Mid-Kansas granted certificate for transmission rights only in relation to new 138-kV line

The Kansas Corporation Commission (KCC), in a May 23 order, granted an application filed by Mid-Kansas Electric Company, and issued to Mid-Kansas a certificate of convenience and authority for transmission rights only in relation to a new 138-kV transmission line.

As noted in the order, Mid-Kansas on April 5 filed the application requesting a certificate for transmission rights only along the route of the new line, which is proposed to be built in Kingman, Harper, and Sumner counties.

The KCC said that the proposed line is about 75 miles long, and that Mid-Kansas contends transmission rights are necessary because the route of the line is proposed to be built in areas certificated to Wheatland Electric Cooperative Inc., Ninnescah Rural Electric Cooperative Assn., Inc., the City of Anthony, Kan., and Sumner-Cowley Electric Cooperative, Inc. Consequently, Mid-Kansas requests a certificate for transmission rights only to transact the business of an electric public utility within a certain territory, the KCC said.

The KCC noted that the Retail Electric Suppliers Act (RESA) requires the state to be divided into electric service territories in which only one retail electric supplier is established for a given territory. If a retail electric supplier receives KCC approval, then RESA allows it to extend distribution or transmission facilities through the territory of another supplier provided the supplier building through the territory only uses the proposed line to serve its own certificated customers, the KCC said.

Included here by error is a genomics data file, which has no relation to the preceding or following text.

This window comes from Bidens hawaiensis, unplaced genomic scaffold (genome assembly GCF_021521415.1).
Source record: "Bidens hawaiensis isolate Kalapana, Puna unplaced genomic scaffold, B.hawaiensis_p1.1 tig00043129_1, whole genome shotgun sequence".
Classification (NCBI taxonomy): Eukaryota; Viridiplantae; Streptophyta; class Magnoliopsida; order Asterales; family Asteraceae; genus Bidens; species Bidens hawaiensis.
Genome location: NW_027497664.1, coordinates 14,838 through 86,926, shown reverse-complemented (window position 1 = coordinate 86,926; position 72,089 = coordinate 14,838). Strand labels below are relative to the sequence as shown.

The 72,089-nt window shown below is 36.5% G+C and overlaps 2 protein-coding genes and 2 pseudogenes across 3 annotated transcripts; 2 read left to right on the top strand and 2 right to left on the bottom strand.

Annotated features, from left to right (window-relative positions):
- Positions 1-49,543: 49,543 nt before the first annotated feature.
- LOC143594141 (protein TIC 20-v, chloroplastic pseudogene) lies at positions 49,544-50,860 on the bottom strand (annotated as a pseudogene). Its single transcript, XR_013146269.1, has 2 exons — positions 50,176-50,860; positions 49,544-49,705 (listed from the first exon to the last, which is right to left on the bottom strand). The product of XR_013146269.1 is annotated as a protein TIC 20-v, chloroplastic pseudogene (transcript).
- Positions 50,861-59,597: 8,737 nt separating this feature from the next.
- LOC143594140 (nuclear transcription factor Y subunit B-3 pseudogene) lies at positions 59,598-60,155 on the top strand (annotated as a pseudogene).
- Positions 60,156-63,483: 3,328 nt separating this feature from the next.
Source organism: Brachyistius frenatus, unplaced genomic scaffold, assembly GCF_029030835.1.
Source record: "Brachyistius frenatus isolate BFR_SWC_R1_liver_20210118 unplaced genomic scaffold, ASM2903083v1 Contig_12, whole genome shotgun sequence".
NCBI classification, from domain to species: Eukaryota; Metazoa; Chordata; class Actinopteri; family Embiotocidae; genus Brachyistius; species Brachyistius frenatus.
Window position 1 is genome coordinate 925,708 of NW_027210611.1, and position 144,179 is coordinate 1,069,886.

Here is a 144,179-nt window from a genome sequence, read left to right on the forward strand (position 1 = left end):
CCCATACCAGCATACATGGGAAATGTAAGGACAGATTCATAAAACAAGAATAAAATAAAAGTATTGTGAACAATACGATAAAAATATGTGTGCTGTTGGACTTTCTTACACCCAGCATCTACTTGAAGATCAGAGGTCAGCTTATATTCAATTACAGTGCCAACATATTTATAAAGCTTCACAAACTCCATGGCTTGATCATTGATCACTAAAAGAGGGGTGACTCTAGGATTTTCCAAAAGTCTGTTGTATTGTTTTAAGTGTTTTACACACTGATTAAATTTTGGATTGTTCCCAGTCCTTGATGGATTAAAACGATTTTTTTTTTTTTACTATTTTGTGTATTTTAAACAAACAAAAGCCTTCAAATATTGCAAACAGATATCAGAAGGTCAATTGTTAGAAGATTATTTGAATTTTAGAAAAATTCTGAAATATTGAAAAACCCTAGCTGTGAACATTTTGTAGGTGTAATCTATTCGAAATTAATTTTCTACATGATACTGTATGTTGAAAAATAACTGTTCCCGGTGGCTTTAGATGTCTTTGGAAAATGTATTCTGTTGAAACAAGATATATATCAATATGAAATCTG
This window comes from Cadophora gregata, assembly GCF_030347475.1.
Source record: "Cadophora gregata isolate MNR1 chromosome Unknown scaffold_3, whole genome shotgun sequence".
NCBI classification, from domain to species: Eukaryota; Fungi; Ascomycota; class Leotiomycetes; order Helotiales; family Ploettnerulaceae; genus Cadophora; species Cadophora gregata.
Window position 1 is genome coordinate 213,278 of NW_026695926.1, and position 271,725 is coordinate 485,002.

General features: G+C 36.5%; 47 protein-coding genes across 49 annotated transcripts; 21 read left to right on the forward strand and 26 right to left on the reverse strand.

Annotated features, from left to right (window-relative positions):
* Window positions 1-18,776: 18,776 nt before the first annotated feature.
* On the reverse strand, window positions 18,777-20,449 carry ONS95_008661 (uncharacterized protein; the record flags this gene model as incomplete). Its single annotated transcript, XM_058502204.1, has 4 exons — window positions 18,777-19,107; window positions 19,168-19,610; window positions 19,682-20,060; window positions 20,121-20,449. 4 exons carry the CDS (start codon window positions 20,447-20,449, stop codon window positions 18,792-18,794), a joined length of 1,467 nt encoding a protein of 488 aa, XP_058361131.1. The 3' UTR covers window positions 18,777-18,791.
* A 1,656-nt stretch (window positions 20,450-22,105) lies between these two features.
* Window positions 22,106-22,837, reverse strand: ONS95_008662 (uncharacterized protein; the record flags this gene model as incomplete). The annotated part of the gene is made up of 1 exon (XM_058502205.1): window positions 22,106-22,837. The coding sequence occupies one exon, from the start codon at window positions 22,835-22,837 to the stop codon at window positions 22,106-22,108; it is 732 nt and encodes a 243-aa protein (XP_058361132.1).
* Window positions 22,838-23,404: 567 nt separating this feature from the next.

The KCC further noted that its staff on May 17 submitted a report and recommendation, recommending that the KCC grant Mid-Kansas’ application and issue the company the certificate.

According to staff’s report, the new line is being built to interconnect a new substation near Rago, Kan., to the existing Viola substation.

The Harper to Milan 138-kV Project originated from a High Priority Incremental Load Study (HPILS) that was conducted by the Southwest Power Pool (SPP) in May 2014, staff said, noting that the HPILS is a specialized study within SPP that was created to meet the growing demand for otherwise unserved loads primarily related to oil and gas development activity in southern Harper and Sumner counties.

That is an area being served by long radial stretches of sub-transmission at the 34.5-kV voltage level that has very limited capacity in that area, staff said.

Based on the results of the HPILS, SPP identified the need for several transmission projects and issued multiple Notice to Construct (NTC), including another project south of Harper, staff said.

In addition to the ongoing needs identified in the SPP study, the current version of the project serves other benefits for the area, including reducing costs by eliminating future transmission reliability projects east of Harper to Clearwater, as well as providing a more robust transmission solution for the area with an interconnection to a Westar Energy (NYSE:WR) 345-kV transmission line, staff said.

About Corina Rivera-Linares 3058 Articles
Corina Rivera-Linares, chief editor for TransmissionHub, has covered the U.S. power industry for the past 15 years. Before joining TransmissionHub, Corina covered renewable energy and environmental issues, as well as transmission, generation, regulation, legislation and ISO/RTO matters at SNL Financial. She has also covered such topics as health, politics, and education for weekly newspapers and national magazines. She can be reached at clinares@endeavorb2b.com.